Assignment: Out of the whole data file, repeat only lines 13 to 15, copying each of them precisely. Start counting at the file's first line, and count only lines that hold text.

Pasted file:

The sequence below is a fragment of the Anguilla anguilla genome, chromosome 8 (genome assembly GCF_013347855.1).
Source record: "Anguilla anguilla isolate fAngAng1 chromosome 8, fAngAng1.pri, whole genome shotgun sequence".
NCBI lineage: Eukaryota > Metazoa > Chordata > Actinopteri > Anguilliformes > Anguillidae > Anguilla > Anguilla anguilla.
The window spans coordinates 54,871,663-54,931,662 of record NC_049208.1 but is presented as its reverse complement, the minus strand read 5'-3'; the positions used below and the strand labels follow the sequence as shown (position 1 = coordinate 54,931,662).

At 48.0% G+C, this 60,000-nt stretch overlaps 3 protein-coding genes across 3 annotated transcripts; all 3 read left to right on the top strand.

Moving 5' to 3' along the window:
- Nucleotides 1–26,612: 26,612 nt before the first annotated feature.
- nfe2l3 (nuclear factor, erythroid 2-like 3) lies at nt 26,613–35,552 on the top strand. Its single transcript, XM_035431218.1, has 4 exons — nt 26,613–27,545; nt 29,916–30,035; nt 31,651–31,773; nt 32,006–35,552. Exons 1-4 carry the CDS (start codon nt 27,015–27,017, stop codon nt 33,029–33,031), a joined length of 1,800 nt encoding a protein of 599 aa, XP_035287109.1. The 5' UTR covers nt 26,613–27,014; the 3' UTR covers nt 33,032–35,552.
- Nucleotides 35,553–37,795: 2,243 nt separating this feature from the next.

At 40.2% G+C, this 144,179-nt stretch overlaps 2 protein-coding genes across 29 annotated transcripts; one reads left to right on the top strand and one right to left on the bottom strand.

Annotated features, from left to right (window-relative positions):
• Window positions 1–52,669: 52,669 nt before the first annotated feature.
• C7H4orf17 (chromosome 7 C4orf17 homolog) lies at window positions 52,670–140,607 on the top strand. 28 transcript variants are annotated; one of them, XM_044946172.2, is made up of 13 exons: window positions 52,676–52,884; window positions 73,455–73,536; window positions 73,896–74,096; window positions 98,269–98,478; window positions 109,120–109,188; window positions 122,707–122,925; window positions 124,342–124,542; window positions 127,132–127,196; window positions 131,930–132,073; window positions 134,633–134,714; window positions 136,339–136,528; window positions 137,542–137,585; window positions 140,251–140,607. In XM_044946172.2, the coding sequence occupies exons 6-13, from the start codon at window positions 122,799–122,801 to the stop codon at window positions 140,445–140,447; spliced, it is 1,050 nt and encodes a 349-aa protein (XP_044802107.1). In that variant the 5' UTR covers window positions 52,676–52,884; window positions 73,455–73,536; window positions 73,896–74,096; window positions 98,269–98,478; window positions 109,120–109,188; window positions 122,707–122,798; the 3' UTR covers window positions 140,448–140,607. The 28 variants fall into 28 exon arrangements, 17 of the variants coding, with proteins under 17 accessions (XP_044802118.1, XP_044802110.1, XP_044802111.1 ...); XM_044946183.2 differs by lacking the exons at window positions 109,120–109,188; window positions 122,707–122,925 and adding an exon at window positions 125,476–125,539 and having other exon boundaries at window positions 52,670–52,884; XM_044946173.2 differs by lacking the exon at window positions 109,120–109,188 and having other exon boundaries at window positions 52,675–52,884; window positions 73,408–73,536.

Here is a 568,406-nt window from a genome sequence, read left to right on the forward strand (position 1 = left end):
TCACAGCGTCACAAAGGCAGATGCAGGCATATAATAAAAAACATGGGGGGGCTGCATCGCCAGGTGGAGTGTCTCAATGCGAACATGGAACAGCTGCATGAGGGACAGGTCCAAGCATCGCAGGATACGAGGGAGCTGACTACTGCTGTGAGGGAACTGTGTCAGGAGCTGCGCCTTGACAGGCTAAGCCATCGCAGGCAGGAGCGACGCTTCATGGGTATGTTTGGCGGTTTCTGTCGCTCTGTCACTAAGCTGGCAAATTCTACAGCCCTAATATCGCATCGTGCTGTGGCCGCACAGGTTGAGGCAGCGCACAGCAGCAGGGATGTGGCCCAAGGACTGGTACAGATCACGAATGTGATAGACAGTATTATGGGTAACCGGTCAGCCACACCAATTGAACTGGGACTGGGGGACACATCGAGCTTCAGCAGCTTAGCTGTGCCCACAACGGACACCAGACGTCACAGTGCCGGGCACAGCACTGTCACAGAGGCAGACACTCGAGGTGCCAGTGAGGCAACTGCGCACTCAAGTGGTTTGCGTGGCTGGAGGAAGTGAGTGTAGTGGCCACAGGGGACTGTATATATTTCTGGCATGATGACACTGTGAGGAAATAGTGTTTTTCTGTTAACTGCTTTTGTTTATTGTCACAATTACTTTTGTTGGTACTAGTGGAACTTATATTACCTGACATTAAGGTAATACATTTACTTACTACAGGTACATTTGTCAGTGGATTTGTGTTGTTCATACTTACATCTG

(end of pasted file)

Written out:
• C7H4orf17 (chromosome 7 C4orf17 homolog) lies at window positions 52,670–140,607 on the top strand. 28 transcript variants are annotated; one of them, XM_044946172.2, is made up of 13 exons: window positions 52,676–52,884; window positions 73,455–73,536; window positions 73,896–74,096; window positions 98,269–98,478; window positions 109,120–109,188; window positions 122,707–122,925; window positions 124,342–124,542; window positions 127,132–127,196; window positions 131,930–132,073; window positions 134,633–134,714; window positions 136,339–136,528; window positions 137,542–137,585; window positions 140,251–140,607. In XM_044946172.2, the coding sequence occupies exons 6-13, from the start codon at window positions 122,799–122,801 to the stop codon at window positions 140,445–140,447; spliced, it is 1,050 nt and encodes a 349-aa protein (XP_044802107.1). In that variant the 5' UTR covers window positions 52,676–52,884; window positions 73,455–73,536; window positions 73,896–74,096; window positions 98,269–98,478; window positions 109,120–109,188; window positions 122,707–122,798; the 3' UTR covers window positions 140,448–140,607. The 28 variants fall into 28 exon arrangements, 17 of the variants coding, with proteins under 17 accessions (XP_044802118.1, XP_044802110.1, XP_044802111.1 ...); XM_044946183.2 differs by lacking the exons at window positions 109,120–109,188; window positions 122,707–122,925 and adding an exon at window positions 125,476–125,539 and having other exon boundaries at window positions 52,670–52,884; XM_044946173.2 differs by lacking the exon at window positions 109,120–109,188 and having other exon boundaries at window positions 52,675–52,884; window positions 73,408–73,536.

Here is a 568,406-nt window from a genome sequence, read left to right on the forward strand (position 1 = left end):
TCACAGCGTCACAAAGGCAGATGCAGGCATATAATAAAAAACATGGGGGGGCTGCATCGCCAGGTGGAGTGTCTCAATGCGAACATGGAACAGCTGCATGAGGGACAGGTCCAAGCATCGCAGGATACGAGGGAGCTGACTACTGCTGTGAGGGAACTGTGTCAGGAGCTGCGCCTTGACAGGCTAAGCCATCGCAGGCAGGAGCGACGCTTCATGGGTATGTTTGGCGGTTTCTGTCGCTCTGTCACTAAGCTGGCAAATTCTACAGCCCTAATATCGCATCGTGCTGTGGCCGCACAGGTTGAGGCAGCGCACAGCAGCAGGGATGTGGCCCAAGGACTGGTACAGATCACGAATGTGATAGACAGTATTATGGGTAACCGGTCAGCCACACCAATTGAACTGGGACTGGGGGACACATCGAGCTTCAGCAGCTTAGCTGTGCCCACAACGGACACCAGACGTCACAGTGCCGGGCACAGCACTGTCACAGAGGCAGACACTCGAGGTGCCAGTGAGGCAACTGCGCACTCAAGTGGTTTGCGTGGCTGGAGGAAGTGAGTGTAGTGGCCACAGGGGACTGTATATATTTCTGGCATGATGACACTGTGAGGAAATAGTGTTTTTCTGTTAACTGCTTTTGTTTATTGTCACAATTACTTTTGTTGGTACTAGTGGAACTTATATTACCTGACATTAAGGTAATACATTTACTTACTACAGGTACATTTGTCAGTGGATTTGTGTTGTTCATACTTACATCTG